I can only imagine what comes to the mind of a farmer that has been working their fields for the past 50 years, when I mention the word “blog” to them. They likely think I’m about to be sick – “BllllOgg”, what a weird sounding word. It’s hard to professionally legitimize a word like “blog”, especially to someone already reluctant to checking their email, but the time has come to recognize that consumer messaging has changed significantly in the past 10 years and blogs are essentially online journals attached to relatable, trust-worthy identities. Identities that consumers are more likely to pay attention to than a talking animation on TV.
This food blogger is committed to featuring the spring/summer/fall crops of Durham Region through recipes, reviews and culinary adventures this year. I want to blog, tweet and Instagram about the food, the farmers and the land, with the hope that others will see just how easy and beneficial eating local can be. Now, the challenge is to convince the farmers and Chefs to get on board and allow me to gain an inside perspective of their process.
Earlier this week, Brett and I attended Savour Durham’s Farmer / Chef Workshop and had a great opportunity to listen and discuss local cuisine with some of the creators in the area. The event included guest speakers Rebecca LeHeup, Executive Director of the Ontario Culinary Tourism Alliance, Michael Stadlander, acclaimed Chef of Eigensinn Farm and Haisai Restaurant and one of the key coordinators of Foodstock 2011, and our very own local celebrity Chef, Christian Pritchard. Each speaker did an excellent job inspiring the crowd with their personal approaches to local food, though, with a lot of talk, comes a need for action. We were all there to network and ultimately benefit our local food industry, but the question remains, how do we fully engage consumers to buy local as often as they can? How do we deter every dollar spent on tomatoes in July at a corporate grocery chain and put it back into the community instead? I may not have all of the answers, but I do feel that blogging and other forms of social media are excellent routes to promoting the local produce and garnering positive attention from the general public.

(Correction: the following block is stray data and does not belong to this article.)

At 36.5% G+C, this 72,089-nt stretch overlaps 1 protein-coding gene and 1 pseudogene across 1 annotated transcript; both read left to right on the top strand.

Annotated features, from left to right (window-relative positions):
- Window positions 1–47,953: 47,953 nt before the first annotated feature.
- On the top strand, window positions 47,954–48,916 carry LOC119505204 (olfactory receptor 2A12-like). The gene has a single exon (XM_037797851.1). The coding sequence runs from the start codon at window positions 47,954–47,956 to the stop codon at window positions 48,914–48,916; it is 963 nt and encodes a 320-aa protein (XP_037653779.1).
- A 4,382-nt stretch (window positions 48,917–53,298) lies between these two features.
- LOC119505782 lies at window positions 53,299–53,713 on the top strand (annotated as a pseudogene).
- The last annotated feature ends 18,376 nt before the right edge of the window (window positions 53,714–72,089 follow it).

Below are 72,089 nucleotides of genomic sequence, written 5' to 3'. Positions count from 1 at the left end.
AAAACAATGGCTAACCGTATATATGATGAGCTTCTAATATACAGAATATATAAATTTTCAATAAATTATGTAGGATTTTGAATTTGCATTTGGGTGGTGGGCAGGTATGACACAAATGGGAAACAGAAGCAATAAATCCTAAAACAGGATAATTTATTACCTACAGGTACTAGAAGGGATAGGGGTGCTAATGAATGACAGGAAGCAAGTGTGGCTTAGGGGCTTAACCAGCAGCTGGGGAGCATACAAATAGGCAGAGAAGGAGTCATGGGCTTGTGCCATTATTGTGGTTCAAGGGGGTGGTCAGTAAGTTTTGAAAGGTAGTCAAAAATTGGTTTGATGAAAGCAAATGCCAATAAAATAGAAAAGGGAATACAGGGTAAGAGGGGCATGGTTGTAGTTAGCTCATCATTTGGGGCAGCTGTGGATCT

Yes, many farmers are still reluctant to adopt social networking as a normal business practice. I get that; there’s nothing tangible for them to appreciate and few have seen the long-term gain of using the promotional medium. The points that I am trying to get across are these:
- It’s an inexpensive way to promote the business
- With the right message and platform, your reach and frequency can be far great than any traditional medium
- An expectation to be available has been set in the consumer’s mind
I tend to get a little further in the conversation when I avoid the term “blog” and stick to being a “writer” instead. The main difference between “blogging” and “writing” is the process. My published articles have been edited and refined to fit the requirements of that publication. The focal message may remain, but my editor has final say on the layout, and that’s the price we pay to be published. A blog is an opinion/thought in its sincerest form, a “brain-dump” if you will.
I think I just gave myself an idea. I recently bought www.durhamregionfoodie.com, not certain what I’d do with it. This domain may be the perfect opportunity to invite some other food writers/bloggers/lovers/tweeters from the region to submit recipes and articles about their in-season recipes and experiences? We can create a collective website with the domain, and together possibly afford a printed booklet to distribute at the farmer’s markets. Durham Region Foodie: Your guide to eating local, I like the sound of that. Once the concept can be identified by the producers, they will be eager to get involved. Most importantly, the message is what ingredients are in-season and how to use them in cost-effective, easy, family-friendly, delicious ways.
I’m getting that tingling sensation, the one that I only get when I’m really excited about an idea.
What do you think? Durham Region Foodie, the next stage for scrumptious local knowledge.
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